Spokesperson Portfolio - John T. Brooks, MD

Medical Epidemiologist, Division of HIV/AIDS Prevention, National Center for HIV/AIDS, Viral Hepatitis, STD and TB Prevention.

John T. Brooks, MD

John T. Brooks, MD

John T. Brooks, MD

John T. Brooks, MD

Video: Managing Fear

“To understand an epidemic, you often need the 35,000-foot view, looking for trends and patterns.” says Dr. John Brooks. “But you also need to find out what’s going on at ground level, what’s happening to the people at risk of, and being affected by, the condition you’re trying to prevent.” This is how Brooks approaches his work to improve prevention and treatment for HIV-affected people, and how he approached his role in helping the public understand the science behind how to prevent Ebola transmission during the 2014 Ebola response.


John T. Brooks, MD

John T. Brooks, MD

John T. Brooks, MD

John T. Brooks, MD


CDC Public Affairs

Printable Biography
John T. Brooks, MD Cdc-pdf[PDF – 477 KB]


  • HIV/AIDS prevention and treatment
  • Ebola prevention and treatment
  • Infectious diseases

Current Position

  • Medical Epidemiologist, Division of HIV/AIDS Prevention, National Center for HIV/AIDS, Viral Hepatitis, STD and TB Prevention

Spokesperson Resources

Past Positions

  • Team Leader, CDC Hurricane Katrina Response Unit
  • Team Leader, CDC SARS Response Unit
  • Team Leader, CDC Anthrax Response Unit
  • Medical Epidemiologist, Foodborne and Diarrheal Disease Branch, National Center for Infectious Diseases
  • Epidemic Intelligence Service Officer, 1998-2000


  • Wesleyan University (BA with honors) in Earth Science and German
  • University of Heidelberg, Heidelberg, Germany (Fellow, Institute for Sediment Research)
  • Harvard Medical School (MD)
  • Internal Medicine Residency, Brigham and Women’s Hospital
  • Infectious Diseases Fellowship, Harvard Joint Program
  • Clinical Assistant Professor, Emory University School of Medicine

Honors and Awards

  • Phi Beta Kappa
  • Sigma Xi
  • Secretary of Health and Human Services Awards for Distinguished Service
  • Outstanding Unit Citations while a member of the U.S. Commissioned Corps
  • Crisis Response Awards while a member of the U.S. Commissioned Corps
  • Joyce MP, Kuhar D, Brooks JT, “Notes from the Field: Occupationally Acquired HIV Infection Among Health Care Workers – United States, 1985-2013.”, Morbidity and Mortality Weekly Report, 63(53):1245-6, 2014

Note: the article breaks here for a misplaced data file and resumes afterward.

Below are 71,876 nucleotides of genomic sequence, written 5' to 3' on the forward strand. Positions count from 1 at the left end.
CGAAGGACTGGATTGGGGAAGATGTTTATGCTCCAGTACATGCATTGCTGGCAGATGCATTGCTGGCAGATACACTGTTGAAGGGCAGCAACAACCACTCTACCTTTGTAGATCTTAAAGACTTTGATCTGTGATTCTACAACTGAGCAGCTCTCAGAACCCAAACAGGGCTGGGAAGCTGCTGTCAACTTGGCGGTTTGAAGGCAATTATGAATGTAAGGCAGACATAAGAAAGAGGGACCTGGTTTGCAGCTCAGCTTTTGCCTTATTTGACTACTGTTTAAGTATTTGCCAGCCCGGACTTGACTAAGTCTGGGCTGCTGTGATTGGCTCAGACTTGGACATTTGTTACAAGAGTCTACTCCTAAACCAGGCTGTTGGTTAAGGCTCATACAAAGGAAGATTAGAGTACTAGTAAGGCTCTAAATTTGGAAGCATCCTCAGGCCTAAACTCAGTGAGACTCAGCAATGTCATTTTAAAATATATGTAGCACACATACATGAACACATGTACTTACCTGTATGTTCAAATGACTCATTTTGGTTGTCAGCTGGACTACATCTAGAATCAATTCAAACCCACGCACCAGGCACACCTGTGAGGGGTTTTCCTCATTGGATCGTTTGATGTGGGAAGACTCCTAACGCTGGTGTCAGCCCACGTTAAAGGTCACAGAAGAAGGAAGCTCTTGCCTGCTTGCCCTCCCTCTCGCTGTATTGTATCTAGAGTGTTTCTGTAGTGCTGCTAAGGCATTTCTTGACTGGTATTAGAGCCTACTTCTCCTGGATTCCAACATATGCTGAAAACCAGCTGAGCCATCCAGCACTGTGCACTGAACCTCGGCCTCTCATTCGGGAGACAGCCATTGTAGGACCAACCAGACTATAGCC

• Brooks JT, Buchacz K, Gebo K, and Mermin J, “Aging and HIV Infection: The Public Health Perspective”, American Journal of Public Health, 102(8): 1516-1526, 2012.
  • Thigpen MC, Kebaabetswe PM, Paxton LA, Smith DK, Segolodi TM, Soud FA, Henderson FL, Pathak SR, Rose CE, Chillag KL, Mutanhaurwa R, Chirwa LI, Kasonde M, Abebe D, Buliva E, Gvetadze RJ, Johnson S, Sukalac T, Thomas VT, Hart C, Johnson JA, Malotte CK, Hendrix CW, and Brooks JT for the TDF2 Study Group, “Safety and Efficacy of Daily Oral Antiretroviral Use for the Prevention of HIV Infection in Heterosexually Active Young Adults in Botswana: the TDF2 Study”, New England Journal of Medicine, 367:423-434, 2012.
  • Althoff KN, Buchacz K, Hall I, Zhang J, Hanna DB, Rebeiro P, Gange SJ, Moore RD, Kitahata MM, Gebo KA, Martin J, Justice AC, Horberg M, Hogg RS, Sterling TR, Cescon A, Klein MB, Thorne J, Crane H, Mugavero1 MJ, Napravnik S, Rodriguez B, Kirk GD, Anastos K, Jacobson LP, and Brooks JT for The North American AIDS Cohort Collaboration on Research and Design, “Trends in antiretroviral therapy use, HIV RNA plasma viral loads and CD4 T-lymphocyte counts among human immunodeficiency virus (HIV)-infected persons in care in the United States, 2000-2008”, Annals of Internal Medicine, 157(5):325-335, 2012.
  • Brooks JT, “The importance of a complete sexual history for HIV-infected adults: reducing risk and improving health”, Clinical Issues in HIV Medicine; v-vi, 2009.
  • Brooks JT, Kaplan JE, Holmes KK, Benson C, Pau A, Masur H, “HIV-associated opportunistic infections: going, going but not gone. The continued need for prevention and treatment guidelines”, Clinical Infectious Diseases, 48(5):609-11, 2009.
  • Brooks JT, Sowers EG, Wells JG, Greene KD, Griffin PM, Hoekstra RM, Strockbine NA, “Non-O157 Shiga toxin-producing Escherichia coli infections in the United States, 1983-2002”, Journal of Infectious Diseases, 192(8): 1422-9, 2005.
Page last reviewed: February 13, 2015